Application Development In The Age Of Mobility

The native vs. browser debate is still raging, with each strategy garnering 74% of respondents to our 2012 Mobile Application Development Survey who plan to deploy custom applications. But don't get bogged down in Apple vs. Android or HTML5 readiness. It's all about the apps.

Kurt Marko, Contributing Editor

August 16, 2012

3 Min Read

InformationWeek Green - August 20, 2012

InformationWeek Green - August 20, 2012

InformationWeek Green

InformationWeek Green

Download the entire August 20, 2012, issue of InformationWeek, distributed in an all-digital format as part of our Green Initiative
(Registration required.)
We will plant a tree for each of the first 5,000 downloads.

The App Flap

The App Flap

Pick up a new iPhone or Samsung Galaxy. These aren't "smart telephones." They're computers. That's even truer for iPads and the parade of Android devices trying to chip away at Apple's tablet lead.

And people with computers want to run applications on them. It's no longer enough for IT to let employees do quick email checks or Web searches. IT needs to stake out an application development strategy and take the lead in optimizing business processes for mobility.

What IT can't do is stand back and passively let each business unit do its own thing with mobile development. There are several viable app dev platform choices: native client apps, mobile-optimized browser apps, and a hybrid approach that places a native user interface around an HTML application. Companies that don't set a strategy around mobile app development will face a manageability and security nightmare, and they'll pay dearly for not being able to reuse code.

IT leaders can't afford to wait for debates such as native versus HTML5 browser-based apps to die down before setting a strategy. Just over half of companies developing or planning custom mobile apps use a Web interface, but another third use a native app for one platform (like iPhone or Android), and a quarter use the hybrid native app skin for a Web app, our InformationWeek 2012 Mobile Application Development Survey finds. And there is plenty of emotion to go with those numbers.

"We have found mobile Web being cheaper than native is a fallacy," says one survey respondent. "We still end up creating many sets of assets for different platforms, and Web browser fragmentation is as bad if not worse than dealing with multiple mobile platforms."

People weaned on slick app store fare may spurn small-screen browser apps, but thanks to HTML5, browser technology looks increasingly promising. Whether mobility means a return to native development for your shop largely depends on the audience. Are you writing for customers who will accept nothing less than the highest-performing, fully featured apps that a native approach favors? Or is it for an employee group that needs fewer features--and wants the option of accessing from many different devices, which argues for a browser design? IT will need to navigate these sometimes religious debates. But it can't let them keep the company from moving forward on a mobile app development strategy.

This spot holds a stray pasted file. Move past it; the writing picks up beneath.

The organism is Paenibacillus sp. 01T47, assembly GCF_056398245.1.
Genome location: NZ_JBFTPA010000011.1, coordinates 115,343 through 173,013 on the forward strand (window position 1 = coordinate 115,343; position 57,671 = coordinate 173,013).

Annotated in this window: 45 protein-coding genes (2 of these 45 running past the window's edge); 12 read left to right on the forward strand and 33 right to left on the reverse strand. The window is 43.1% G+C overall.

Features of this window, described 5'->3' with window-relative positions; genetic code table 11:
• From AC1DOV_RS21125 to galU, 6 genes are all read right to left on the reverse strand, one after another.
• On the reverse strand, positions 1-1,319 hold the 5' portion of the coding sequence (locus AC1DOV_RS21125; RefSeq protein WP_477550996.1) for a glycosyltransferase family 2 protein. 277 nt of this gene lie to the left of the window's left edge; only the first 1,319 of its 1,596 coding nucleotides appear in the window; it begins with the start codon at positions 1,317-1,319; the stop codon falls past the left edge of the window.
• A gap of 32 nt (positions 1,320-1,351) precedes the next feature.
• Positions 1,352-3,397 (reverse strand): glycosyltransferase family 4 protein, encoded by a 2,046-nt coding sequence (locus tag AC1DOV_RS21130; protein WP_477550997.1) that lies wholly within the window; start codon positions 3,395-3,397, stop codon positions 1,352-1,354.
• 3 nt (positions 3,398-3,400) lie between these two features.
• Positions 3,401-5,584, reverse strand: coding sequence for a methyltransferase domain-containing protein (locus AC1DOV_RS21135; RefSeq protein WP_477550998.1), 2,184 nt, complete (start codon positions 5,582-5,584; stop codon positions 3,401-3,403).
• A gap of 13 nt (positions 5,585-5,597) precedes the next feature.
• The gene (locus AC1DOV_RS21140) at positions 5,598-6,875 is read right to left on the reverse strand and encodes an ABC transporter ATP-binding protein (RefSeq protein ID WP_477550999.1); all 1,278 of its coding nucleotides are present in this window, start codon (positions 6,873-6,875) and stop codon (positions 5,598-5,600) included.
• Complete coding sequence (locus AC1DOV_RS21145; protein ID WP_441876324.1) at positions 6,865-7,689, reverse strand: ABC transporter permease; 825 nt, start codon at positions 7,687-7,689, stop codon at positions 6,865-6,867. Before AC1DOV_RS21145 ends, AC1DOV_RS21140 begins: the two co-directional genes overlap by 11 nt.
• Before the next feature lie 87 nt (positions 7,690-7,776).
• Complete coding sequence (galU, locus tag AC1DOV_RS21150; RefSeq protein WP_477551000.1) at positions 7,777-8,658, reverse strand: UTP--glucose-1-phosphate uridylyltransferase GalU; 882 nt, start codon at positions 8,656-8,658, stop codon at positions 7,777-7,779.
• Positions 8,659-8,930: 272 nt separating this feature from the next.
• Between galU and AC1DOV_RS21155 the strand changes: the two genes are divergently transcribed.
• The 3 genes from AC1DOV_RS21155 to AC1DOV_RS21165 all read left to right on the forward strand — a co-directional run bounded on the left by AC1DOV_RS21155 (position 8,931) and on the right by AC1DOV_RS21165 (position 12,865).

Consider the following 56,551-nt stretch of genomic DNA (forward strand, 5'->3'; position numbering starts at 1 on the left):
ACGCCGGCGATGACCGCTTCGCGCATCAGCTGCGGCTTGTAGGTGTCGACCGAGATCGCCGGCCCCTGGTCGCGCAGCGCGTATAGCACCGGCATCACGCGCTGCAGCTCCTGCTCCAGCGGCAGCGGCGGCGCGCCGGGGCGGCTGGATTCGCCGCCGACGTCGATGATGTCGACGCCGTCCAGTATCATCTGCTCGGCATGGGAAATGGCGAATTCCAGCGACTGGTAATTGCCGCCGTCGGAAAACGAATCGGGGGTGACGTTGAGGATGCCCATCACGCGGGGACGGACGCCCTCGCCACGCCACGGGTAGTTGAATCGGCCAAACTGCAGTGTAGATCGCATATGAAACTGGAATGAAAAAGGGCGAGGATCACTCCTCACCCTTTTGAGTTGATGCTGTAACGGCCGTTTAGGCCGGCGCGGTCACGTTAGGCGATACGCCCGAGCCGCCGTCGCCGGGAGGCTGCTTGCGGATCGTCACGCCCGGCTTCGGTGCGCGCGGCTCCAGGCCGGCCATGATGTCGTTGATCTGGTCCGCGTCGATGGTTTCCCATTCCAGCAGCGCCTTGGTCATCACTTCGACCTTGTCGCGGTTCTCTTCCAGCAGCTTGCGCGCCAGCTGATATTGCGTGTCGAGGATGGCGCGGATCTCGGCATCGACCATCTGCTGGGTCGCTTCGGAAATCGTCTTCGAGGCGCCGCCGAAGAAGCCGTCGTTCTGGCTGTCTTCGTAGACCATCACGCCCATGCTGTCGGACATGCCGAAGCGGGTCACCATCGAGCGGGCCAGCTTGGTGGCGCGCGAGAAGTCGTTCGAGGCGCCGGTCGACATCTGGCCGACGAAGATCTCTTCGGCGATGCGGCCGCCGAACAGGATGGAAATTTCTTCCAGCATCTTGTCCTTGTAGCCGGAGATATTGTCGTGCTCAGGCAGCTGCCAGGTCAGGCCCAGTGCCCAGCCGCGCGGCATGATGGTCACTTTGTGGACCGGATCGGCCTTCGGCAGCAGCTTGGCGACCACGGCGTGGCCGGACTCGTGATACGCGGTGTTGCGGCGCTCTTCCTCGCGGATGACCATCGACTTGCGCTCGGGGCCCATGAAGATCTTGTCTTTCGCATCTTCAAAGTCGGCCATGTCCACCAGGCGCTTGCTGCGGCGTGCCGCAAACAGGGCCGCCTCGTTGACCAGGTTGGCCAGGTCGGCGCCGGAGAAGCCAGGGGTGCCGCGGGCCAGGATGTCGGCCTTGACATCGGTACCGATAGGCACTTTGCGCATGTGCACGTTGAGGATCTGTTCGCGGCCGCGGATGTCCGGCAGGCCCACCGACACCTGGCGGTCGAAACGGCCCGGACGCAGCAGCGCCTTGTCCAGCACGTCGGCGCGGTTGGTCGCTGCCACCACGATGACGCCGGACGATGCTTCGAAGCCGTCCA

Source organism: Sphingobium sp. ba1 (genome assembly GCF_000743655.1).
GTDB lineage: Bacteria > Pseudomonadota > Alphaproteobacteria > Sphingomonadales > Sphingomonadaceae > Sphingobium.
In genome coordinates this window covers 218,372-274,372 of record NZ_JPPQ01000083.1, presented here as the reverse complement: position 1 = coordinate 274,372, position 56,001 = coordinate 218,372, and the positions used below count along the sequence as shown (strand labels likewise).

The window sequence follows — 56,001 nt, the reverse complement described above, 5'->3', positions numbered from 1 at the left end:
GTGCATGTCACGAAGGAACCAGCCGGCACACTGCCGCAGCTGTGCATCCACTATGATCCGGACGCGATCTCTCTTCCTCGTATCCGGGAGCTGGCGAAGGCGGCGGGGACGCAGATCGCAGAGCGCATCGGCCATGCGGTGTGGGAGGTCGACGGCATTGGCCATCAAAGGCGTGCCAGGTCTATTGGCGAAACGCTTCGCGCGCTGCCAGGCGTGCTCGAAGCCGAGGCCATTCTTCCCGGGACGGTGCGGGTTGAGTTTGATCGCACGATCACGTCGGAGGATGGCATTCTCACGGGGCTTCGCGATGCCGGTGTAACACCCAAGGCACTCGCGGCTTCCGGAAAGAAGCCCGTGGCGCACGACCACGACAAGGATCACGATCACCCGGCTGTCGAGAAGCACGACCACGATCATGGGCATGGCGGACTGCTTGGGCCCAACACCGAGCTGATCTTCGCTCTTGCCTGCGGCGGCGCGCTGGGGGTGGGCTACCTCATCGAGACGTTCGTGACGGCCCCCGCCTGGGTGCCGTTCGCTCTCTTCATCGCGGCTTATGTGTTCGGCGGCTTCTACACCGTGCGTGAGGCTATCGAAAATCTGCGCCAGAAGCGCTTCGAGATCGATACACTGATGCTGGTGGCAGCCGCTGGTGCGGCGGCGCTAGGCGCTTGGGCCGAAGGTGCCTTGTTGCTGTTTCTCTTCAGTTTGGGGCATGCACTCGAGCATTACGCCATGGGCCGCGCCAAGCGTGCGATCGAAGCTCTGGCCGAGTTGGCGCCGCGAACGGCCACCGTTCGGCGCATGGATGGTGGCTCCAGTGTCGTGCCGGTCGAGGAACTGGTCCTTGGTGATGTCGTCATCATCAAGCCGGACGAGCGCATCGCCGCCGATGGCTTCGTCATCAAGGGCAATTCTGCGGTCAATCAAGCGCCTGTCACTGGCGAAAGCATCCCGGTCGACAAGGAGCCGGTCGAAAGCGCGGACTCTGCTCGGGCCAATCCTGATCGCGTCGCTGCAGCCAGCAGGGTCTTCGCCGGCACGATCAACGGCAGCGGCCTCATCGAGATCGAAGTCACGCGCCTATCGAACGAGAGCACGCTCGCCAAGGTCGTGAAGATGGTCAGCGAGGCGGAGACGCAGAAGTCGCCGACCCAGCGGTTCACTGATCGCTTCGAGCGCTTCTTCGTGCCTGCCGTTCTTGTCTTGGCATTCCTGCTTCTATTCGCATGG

To read the rest of the article,
Download the Aug. 20, 2012, issue of InformationWeek

Research: App Dev in the Age of Mobility Ready, Set, Code
Our full report on app dev and mobility is free with registration.

This report includes 33 pages of action-oriented analysis, packed with 31 charts. What you'll find: Popularity ratings for 10 mobile platforms, from iOS to WebOS Top five inhibitors to developing custom mobile apps Get This And All Our Reports

About the Author(s)

Kurt Marko

Contributing Editor

Kurt Marko is an InformationWeek and Network Computing contributor and IT industry veteran, pursuing his passion for communications after a varied career that has spanned virtually the entire high-tech food chain from chips to systems. Upon graduating from Stanford University with a BS and MS in Electrical Engineering, Kurt spent several years as a semiconductor device physicist, doing process design, modeling and testing. He then joined AT&T Bell Laboratories as a memory chip designer and CAD and simulation developer.Moving to Hewlett-Packard, Kurt started in the laser printer R&D lab doing electrophotography development, for which he earned a patent, but his love of computers eventually led him to join HP’s nascent technical IT group. He spent 15 years as an IT engineer and was a lead architect for several enterprisewide infrastructure projects at HP, including the Windows domain infrastructure, remote access service, Exchange e-mail infrastructure and managed Web services.

Never Miss a Beat: Get a snapshot of the issues affecting the IT industry straight to your inbox.

You May Also Like

More Insights